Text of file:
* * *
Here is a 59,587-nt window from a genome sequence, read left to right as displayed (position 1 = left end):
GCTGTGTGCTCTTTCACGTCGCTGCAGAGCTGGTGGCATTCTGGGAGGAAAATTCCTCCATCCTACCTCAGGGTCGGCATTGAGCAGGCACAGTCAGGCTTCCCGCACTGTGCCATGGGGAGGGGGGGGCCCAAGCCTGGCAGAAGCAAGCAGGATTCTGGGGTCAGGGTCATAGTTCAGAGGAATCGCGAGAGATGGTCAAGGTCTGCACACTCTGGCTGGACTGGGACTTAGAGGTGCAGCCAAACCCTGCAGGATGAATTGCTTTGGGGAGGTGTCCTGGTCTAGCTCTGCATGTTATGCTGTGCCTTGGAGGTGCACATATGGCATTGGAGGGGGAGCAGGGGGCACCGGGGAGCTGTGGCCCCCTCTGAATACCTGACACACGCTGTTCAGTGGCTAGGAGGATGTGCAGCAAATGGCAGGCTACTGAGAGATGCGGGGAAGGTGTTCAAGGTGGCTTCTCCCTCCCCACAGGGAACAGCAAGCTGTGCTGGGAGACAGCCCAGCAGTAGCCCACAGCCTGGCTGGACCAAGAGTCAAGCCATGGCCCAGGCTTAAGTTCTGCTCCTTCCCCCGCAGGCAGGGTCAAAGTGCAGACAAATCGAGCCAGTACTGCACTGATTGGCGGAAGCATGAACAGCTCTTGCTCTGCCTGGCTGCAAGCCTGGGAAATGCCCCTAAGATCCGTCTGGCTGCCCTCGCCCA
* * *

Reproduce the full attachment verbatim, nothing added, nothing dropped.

Here is a 59,587-nt window from a genome sequence, read left to right as displayed (position 1 = left end):
GCTGTGTGCTCTTTCACGTCGCTGCAGAGCTGGTGGCATTCTGGGAGGAAAATTCCTCCATCCTACCTCAGGGTCGGCATTGAGCAGGCACAGTCAGGCTTCCCGCACTGTGCCATGGGGAGGGGGGGGCCCAAGCCTGGCAGAAGCAAGCAGGATTCTGGGGTCAGGGTCATAGTTCAGAGGAATCGCGAGAGATGGTCAAGGTCTGCACACTCTGGCTGGACTGGGACTTAGAGGTGCAGCCAAACCCTGCAGGATGAATTGCTTTGGGGAGGTGTCCTGGTCTAGCTCTGCATGTTATGCTGTGCCTTGGAGGTGCACATATGGCATTGGAGGGGGAGCAGGGGGCACCGGGGAGCTGTGGCCCCCTCTGAATACCTGACACACGCTGTTCAGTGGCTAGGAGGATGTGCAGCAAATGGCAGGCTACTGAGAGATGCGGGGAAGGTGTTCAAGGTGGCTTCTCCCTCCCCACAGGGAACAGCAAGCTGTGCTGGGAGACAGCCCAGCAGTAGCCCACAGCCTGGCTGGACCAAGAGTCAAGCCATGGCCCAGGCTTAAGTTCTGCTCCTTCCCCCGCAGGCAGGGTCAAAGTGCAGACAAATCGAGCCAGTACTGCACTGATTGGCGGAAGCATGAACAGCTCTTGCTCTGCCTGGCTGCAAGCCTGGGAAATGCCCCTAAGATCCGTCTGGCTGCCCTCGCCCA